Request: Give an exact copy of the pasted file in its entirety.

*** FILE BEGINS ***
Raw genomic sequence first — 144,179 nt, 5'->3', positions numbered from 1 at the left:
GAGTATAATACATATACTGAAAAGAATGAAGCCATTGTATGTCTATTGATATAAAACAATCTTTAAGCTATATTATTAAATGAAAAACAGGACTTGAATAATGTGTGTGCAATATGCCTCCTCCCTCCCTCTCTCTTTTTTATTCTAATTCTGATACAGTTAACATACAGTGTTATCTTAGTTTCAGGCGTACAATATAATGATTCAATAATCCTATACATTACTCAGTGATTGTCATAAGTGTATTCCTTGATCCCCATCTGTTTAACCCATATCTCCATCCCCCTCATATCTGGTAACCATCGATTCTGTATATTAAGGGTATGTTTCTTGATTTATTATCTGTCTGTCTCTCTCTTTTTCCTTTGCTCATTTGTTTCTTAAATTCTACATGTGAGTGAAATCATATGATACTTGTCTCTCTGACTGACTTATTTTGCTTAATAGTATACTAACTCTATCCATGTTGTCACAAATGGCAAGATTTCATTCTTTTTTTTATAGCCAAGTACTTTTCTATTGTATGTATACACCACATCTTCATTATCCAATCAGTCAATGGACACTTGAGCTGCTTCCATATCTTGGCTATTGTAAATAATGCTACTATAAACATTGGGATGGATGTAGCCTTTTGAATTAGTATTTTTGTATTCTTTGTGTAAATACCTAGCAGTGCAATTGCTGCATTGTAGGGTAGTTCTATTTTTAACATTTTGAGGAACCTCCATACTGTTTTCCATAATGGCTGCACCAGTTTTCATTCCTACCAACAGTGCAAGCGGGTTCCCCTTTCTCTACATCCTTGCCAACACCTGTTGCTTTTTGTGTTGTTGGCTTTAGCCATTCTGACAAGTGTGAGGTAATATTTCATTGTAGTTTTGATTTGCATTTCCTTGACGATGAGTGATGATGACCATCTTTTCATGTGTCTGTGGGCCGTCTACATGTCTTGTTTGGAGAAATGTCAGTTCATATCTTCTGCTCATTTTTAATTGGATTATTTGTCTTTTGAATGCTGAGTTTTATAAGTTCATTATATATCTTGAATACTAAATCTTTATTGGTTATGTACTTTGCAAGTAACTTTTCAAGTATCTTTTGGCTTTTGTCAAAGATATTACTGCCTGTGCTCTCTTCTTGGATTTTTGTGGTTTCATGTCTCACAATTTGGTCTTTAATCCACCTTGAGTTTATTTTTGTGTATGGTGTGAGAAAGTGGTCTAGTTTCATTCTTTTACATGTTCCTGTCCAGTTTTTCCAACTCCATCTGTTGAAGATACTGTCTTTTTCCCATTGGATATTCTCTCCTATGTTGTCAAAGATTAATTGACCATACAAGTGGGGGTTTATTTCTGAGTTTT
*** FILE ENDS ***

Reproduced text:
Raw genomic sequence first — 144,179 nt, 5'->3', positions numbered from 1 at the left:
GAGTATAATACATATACTGAAAAGAATGAAGCCATTGTATGTCTATTGATATAAAACAATCTTTAAGCTATATTATTAAATGAAAAACAGGACTTGAATAATGTGTGTGCAATATGCCTCCTCCCTCCCTCTCTCTTTTTTATTCTAATTCTGATACAGTTAACATACAGTGTTATCTTAGTTTCAGGCGTACAATATAATGATTCAATAATCCTATACATTACTCAGTGATTGTCATAAGTGTATTCCTTGATCCCCATCTGTTTAACCCATATCTCCATCCCCCTCATATCTGGTAACCATCGATTCTGTATATTAAGGGTATGTTTCTTGATTTATTATCTGTCTGTCTCTCTCTTTTTCCTTTGCTCATTTGTTTCTTAAATTCTACATGTGAGTGAAATCATATGATACTTGTCTCTCTGACTGACTTATTTTGCTTAATAGTATACTAACTCTATCCATGTTGTCACAAATGGCAAGATTTCATTCTTTTTTTTATAGCCAAGTACTTTTCTATTGTATGTATACACCACATCTTCATTATCCAATCAGTCAATGGACACTTGAGCTGCTTCCATATCTTGGCTATTGTAAATAATGCTACTATAAACATTGGGATGGATGTAGCCTTTTGAATTAGTATTTTTGTATTCTTTGTGTAAATACCTAGCAGTGCAATTGCTGCATTGTAGGGTAGTTCTATTTTTAACATTTTGAGGAACCTCCATACTGTTTTCCATAATGGCTGCACCAGTTTTCATTCCTACCAACAGTGCAAGCGGGTTCCCCTTTCTCTACATCCTTGCCAACACCTGTTGCTTTTTGTGTTGTTGGCTTTAGCCATTCTGACAAGTGTGAGGTAATATTTCATTGTAGTTTTGATTTGCATTTCCTTGACGATGAGTGATGATGACCATCTTTTCATGTGTCTGTGGGCCGTCTACATGTCTTGTTTGGAGAAATGTCAGTTCATATCTTCTGCTCATTTTTAATTGGATTATTTGTCTTTTGAATGCTGAGTTTTATAAGTTCATTATATATCTTGAATACTAAATCTTTATTGGTTATGTACTTTGCAAGTAACTTTTCAAGTATCTTTTGGCTTTTGTCAAAGATATTACTGCCTGTGCTCTCTTCTTGGATTTTTGTGGTTTCATGTCTCACAATTTGGTCTTTAATCCACCTTGAGTTTATTTTTGTGTATGGTGTGAGAAAGTGGTCTAGTTTCATTCTTTTACATGTTCCTGTCCAGTTTTTCCAACTCCATCTGTTGAAGATACTGTCTTTTTCCCATTGGATATTCTCTCCTATGTTGTCAAAGATTAATTGACCATACAAGTGGGGGTTTATTTCTGAGTTTT